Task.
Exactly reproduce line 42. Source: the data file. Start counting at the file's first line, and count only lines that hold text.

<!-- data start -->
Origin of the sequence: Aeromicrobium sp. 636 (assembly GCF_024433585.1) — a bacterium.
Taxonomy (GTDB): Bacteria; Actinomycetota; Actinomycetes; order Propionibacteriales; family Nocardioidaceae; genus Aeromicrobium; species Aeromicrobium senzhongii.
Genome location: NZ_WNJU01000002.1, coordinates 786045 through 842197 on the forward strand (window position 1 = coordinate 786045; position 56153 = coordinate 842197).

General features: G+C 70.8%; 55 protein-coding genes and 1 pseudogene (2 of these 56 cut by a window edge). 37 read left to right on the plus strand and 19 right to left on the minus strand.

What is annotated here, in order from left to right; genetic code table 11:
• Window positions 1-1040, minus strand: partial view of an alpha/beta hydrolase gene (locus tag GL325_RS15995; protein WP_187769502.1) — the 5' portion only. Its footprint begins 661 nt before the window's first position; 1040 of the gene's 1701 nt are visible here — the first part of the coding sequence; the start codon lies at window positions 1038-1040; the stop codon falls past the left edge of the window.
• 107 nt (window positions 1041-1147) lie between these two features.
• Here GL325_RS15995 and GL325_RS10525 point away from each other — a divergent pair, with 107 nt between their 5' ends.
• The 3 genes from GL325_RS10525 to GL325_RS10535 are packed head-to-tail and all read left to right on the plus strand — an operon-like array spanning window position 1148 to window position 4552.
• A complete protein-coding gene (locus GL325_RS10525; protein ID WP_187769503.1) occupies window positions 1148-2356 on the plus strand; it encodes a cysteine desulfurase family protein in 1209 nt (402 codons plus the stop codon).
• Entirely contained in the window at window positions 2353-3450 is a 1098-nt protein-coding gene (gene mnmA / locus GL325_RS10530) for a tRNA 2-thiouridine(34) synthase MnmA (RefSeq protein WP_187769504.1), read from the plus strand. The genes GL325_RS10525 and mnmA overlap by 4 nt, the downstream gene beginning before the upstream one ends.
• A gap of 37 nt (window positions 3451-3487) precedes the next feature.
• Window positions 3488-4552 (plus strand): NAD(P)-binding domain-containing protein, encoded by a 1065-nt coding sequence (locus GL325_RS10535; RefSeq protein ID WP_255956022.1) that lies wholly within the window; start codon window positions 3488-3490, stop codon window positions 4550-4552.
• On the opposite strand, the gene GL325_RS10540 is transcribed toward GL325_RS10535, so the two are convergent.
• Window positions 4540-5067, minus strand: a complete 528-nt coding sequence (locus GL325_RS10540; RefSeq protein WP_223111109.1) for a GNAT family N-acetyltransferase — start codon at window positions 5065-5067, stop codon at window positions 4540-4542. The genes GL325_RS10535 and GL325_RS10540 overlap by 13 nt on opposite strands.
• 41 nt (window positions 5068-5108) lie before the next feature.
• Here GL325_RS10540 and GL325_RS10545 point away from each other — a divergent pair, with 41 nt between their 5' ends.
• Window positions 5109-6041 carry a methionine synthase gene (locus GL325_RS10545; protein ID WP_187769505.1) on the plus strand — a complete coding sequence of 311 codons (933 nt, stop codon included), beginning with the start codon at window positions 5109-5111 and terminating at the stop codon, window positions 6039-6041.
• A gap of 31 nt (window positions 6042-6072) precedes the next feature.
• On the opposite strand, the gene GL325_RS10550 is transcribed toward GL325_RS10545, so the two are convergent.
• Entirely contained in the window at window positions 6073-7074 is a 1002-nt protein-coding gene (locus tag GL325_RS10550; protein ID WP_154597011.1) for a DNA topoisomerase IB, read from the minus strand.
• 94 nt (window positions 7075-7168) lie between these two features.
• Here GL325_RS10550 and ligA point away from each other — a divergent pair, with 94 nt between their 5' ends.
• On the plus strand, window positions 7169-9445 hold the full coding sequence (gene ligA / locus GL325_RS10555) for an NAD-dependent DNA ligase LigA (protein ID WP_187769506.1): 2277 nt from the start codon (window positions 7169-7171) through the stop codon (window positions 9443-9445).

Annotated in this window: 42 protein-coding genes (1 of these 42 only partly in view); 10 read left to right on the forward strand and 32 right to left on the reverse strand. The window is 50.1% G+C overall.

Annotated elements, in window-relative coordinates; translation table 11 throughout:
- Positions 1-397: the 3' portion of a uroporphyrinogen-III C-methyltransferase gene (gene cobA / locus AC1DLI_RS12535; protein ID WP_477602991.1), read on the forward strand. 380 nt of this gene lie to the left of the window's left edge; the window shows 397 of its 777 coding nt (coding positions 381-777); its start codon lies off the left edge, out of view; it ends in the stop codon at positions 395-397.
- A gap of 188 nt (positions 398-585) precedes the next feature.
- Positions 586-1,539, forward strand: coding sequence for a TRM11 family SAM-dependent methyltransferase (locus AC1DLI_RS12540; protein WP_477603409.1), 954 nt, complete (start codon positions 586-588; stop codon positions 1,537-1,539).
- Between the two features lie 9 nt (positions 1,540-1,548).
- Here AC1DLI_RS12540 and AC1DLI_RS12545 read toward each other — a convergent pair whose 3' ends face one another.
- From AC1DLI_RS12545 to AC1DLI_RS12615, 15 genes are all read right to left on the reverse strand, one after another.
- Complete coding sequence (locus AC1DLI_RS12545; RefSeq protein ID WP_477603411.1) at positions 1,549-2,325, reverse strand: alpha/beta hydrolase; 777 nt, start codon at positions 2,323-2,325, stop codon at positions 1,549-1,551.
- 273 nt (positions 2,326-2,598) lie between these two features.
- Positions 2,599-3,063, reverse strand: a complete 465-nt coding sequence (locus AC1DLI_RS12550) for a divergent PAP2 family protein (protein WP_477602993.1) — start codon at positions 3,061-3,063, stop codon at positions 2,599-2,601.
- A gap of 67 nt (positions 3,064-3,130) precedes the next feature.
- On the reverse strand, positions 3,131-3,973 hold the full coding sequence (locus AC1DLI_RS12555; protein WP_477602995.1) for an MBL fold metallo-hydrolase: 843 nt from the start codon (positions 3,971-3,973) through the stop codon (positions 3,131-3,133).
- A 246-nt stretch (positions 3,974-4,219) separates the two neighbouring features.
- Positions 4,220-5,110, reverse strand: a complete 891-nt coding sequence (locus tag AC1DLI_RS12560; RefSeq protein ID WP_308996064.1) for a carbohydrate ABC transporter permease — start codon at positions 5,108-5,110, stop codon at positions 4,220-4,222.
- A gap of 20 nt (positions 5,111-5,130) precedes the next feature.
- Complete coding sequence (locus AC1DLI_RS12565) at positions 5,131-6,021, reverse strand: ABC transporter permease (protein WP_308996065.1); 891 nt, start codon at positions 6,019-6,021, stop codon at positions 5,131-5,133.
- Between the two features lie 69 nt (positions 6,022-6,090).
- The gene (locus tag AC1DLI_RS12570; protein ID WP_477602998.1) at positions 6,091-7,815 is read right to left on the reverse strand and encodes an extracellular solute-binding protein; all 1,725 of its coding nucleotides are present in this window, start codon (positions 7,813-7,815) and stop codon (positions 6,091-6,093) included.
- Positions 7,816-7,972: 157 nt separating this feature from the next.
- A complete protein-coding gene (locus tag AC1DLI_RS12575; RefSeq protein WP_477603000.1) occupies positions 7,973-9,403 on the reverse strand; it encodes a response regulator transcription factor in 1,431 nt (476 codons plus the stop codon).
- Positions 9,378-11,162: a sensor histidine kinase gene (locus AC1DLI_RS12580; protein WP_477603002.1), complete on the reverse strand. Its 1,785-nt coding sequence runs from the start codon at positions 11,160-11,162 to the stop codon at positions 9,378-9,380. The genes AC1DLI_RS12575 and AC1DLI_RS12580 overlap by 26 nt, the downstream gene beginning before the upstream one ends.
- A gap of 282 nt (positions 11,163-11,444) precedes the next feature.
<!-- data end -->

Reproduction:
- Between the two features lie 69 nt (positions 6,022-6,090).